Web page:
Why Choose CHOP for Diagnosis and Treatment of a Rare Immune Disorder?

If your child is experiencing unexplained symptoms that affect multiple organs and doctors can't identify your child's illness, CHOP's Immune Dysregulation Program may be able to help. Our program is one of a select few in the United States that provides multidisciplinary experts, state-of-the-art diagnostic and genetic tests, interpretation of test results and personalized treatments for children with autoimmune and autoinflammatory disorders.

While most physicians will encounter only a few of these rare cases during their career, the team at CHOP diagnoses and treats children with immune dysregulation disorders every week.

The right specialist at the right time

At Children's Hospital of Philadelphia (CHOP), your child will have access to a multidisciplinary team of specialists from immunology, oncology, rheumatology, hematology, neurology and others. Depending on your child's symptoms, some or all of these specialists will examine your child, order diagnostic and genetic tests, interpret the results, diagnose your child’s specific disease, and collaborate to determine a treatment plan.

State-of-the-art testing

The Immune Dysregulation Program offers an extensive array of diagnostic testing and genetic testing. Our Immunology Lab operates 24 hours a day, 7 days a week – producing results quickly so clinicians can accurately diagnose your child and begin treatment as soon as possible. For some children with immune dysregulation disorders, even a few days can make a dramatic difference in the course of their lives.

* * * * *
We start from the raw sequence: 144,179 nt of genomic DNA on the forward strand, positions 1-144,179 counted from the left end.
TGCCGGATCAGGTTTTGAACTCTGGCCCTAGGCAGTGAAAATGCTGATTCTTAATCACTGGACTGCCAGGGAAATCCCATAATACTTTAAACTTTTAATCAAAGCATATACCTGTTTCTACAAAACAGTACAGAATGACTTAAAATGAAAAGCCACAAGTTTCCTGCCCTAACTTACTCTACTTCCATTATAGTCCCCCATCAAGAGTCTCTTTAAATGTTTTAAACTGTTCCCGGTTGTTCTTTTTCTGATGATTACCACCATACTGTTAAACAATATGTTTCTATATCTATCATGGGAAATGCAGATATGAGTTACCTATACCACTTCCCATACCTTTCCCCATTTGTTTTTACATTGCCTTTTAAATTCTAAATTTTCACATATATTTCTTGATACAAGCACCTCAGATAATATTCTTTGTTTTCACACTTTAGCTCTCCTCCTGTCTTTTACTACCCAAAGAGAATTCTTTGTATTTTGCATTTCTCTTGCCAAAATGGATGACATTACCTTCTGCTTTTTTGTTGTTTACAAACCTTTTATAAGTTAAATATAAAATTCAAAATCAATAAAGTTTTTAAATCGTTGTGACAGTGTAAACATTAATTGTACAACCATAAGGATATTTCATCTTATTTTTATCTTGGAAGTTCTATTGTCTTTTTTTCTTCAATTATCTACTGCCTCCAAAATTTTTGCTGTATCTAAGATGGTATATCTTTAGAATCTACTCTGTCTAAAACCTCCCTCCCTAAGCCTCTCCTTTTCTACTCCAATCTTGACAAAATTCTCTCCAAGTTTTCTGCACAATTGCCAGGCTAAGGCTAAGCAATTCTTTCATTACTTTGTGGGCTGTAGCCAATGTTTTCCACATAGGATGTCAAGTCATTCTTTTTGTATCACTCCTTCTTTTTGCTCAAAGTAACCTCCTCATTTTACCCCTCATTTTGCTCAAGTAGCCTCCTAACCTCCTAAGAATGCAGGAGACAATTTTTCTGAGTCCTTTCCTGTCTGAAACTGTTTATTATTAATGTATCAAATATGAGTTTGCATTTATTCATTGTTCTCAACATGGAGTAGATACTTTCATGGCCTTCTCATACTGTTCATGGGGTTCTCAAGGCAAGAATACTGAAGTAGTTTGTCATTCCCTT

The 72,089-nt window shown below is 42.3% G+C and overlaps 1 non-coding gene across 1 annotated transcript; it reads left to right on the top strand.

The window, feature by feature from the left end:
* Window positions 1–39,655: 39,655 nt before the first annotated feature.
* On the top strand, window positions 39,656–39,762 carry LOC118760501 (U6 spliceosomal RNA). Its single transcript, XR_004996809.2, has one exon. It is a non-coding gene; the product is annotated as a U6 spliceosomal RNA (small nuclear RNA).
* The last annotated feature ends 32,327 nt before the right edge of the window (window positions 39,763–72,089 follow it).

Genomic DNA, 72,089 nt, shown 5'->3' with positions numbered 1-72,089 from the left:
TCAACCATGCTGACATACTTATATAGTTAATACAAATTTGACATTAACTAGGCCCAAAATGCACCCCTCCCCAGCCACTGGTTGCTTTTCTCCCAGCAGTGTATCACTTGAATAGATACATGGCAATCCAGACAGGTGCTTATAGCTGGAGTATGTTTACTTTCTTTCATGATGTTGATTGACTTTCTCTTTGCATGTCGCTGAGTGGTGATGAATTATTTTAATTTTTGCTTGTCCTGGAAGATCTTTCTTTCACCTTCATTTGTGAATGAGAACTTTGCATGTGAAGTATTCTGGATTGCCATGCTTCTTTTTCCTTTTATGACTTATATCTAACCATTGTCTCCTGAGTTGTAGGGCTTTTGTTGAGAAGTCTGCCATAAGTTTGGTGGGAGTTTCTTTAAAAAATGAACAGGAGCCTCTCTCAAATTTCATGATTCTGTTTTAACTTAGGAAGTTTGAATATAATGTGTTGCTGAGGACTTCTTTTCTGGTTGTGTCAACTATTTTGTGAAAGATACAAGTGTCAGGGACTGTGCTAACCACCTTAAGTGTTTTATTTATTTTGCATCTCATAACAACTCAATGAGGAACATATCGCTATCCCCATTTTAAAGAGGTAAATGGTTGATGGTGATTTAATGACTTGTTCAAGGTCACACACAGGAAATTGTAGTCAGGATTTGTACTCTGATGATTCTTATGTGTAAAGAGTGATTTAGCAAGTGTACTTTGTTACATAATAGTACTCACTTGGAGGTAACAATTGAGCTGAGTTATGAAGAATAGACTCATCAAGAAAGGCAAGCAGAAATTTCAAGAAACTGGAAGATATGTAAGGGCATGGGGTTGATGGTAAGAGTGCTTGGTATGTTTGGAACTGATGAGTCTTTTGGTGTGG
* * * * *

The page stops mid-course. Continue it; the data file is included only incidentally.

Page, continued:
Customized treatments

Because immune dysregulation disorders present differently in each child affected, our clinical and research teams work closely together to determine the treatment that will offer your child the best outcomes.

For example, Luca was a teen when he was first diagnosed with hemophagocytic lymphohistiocytosis (HLH) and successfully treated with steroids. When he was in his mid-20s, the disease struck again. This time, he was much sicker and treatment included chemotherapy and a bone marrow transplant.

The family of another patient, Elijah, struggled for years to find answers to their son's mysterious illness. Finally, an immunologist at CHOP diagnosed Elijah with a never-before-seen disorder, CD40LG duplication-associated autoimmune disease, and researchers and clinicians used Elijah's own cells to develop a customized drug treatment.

Our team continues to research the cause of immune dysregulation disorders and potential treatments. Our physicians are all researchers as well. The dual role means that any new discovery in the field of immune dysregulation will translate quickly to more treatment options for children.